I didn’t set out to go to the Pfeifferhorn. At home in the morning, looking towards Lone Peak and Upper Bells Canyon and seeing low clouds pushing down on the mountains, I knew I wanted to get high in the mountains. So I decided to head for Upper Red Pine Lake. I could just imagine the lake shrouded in fog, edged by ghostly tree silhouettes.
The entire way up through the forest I kept thinking, “I’m going to miss it, by the time I get there the fog is going to be gone, this whole day is going to clear up and there’s going to be nothing left but blue skies and sunshine”. When I got to Red Pine Lake I realized the image in my mind was not a reality, the clouds and fog were only occasionally reaching below the ridgeline, but the peaks were in the clouds.
After an obligatory photo session and a lunch break at Upper Red Pine Lake, I started for the ridge. Again those same thoughts swirled in my mind as I plodded towards the ridge,” I’m going to miss it”, and “the clouds, the fog, the mist are going to completely dissipate by the time I get there”. Well, this time my fears were unfounded and once I reached the ridge I was in the ethereal zone.
The rest of the day became one long photo session as I made my way to the Pfeifferhorn, spent over an hour on the summit, and began to descend the headwall back into Red Pine Canyon after the last red light of the evening danced across the top of White Baldy. It was a long hike in the dark back to the trailhead, all the way from Upper Red Pine Lake. It was worth it.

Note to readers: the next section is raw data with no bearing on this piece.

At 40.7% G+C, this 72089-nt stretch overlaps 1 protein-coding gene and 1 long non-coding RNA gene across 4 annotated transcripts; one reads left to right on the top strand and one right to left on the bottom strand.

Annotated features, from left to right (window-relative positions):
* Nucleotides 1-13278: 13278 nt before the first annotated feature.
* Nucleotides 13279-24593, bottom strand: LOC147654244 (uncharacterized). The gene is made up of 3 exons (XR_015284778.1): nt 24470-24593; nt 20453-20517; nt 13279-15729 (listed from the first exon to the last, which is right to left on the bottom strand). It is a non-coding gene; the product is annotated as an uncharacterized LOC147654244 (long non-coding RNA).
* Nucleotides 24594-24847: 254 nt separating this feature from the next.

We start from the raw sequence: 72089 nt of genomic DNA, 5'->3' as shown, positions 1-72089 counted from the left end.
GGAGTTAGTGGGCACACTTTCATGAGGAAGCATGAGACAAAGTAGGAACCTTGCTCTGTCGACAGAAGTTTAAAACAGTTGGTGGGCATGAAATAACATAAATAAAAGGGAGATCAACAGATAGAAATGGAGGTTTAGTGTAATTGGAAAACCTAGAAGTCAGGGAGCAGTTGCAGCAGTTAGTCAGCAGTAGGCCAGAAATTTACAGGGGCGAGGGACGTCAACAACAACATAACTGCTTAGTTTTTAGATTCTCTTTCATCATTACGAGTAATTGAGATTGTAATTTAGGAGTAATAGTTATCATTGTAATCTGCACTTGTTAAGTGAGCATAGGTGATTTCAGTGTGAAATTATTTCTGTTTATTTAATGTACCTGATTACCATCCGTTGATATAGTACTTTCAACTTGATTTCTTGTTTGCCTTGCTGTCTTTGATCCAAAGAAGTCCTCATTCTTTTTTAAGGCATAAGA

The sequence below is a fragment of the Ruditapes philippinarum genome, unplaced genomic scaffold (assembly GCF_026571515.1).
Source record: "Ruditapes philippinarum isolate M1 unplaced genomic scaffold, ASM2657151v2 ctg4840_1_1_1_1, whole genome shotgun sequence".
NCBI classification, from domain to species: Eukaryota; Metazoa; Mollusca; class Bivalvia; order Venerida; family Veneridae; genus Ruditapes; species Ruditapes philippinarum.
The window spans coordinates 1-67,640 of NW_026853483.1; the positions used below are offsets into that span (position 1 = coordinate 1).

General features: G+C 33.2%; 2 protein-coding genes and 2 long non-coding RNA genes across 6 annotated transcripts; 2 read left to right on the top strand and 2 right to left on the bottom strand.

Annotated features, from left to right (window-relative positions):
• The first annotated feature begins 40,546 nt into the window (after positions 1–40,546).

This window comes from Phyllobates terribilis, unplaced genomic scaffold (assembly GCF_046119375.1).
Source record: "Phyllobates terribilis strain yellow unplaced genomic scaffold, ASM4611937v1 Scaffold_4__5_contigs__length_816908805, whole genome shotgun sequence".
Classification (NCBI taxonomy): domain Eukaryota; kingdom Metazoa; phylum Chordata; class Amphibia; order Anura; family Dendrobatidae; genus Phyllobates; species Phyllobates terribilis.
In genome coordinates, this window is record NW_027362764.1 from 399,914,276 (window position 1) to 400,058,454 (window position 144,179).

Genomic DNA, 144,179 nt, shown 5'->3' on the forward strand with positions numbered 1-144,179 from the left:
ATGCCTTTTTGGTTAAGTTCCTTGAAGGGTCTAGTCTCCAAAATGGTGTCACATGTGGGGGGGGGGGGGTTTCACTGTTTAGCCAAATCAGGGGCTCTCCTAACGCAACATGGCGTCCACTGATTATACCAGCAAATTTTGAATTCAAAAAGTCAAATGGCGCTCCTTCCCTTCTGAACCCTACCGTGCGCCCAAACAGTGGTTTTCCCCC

Even though my feet hurt and I was hungry, I was buoyed by thoughts of how amazing this day had been and how fortunate I was to be able to spend the day photographing an absolutely stunning location in the kind of conditions I dream about as a landscape photographer. I also couldn’t help but think that all days are not created equal.
One truism of landscape photography that I try to live by is, never judge a day by the weather, get out in the landscape anyway. Subjects abound and there’s always some way to make a meaningful photograph, no matter what the weather is doing. Still, that doesn’t mean I wouldn’t trade a day like this for at least a few blue sky days.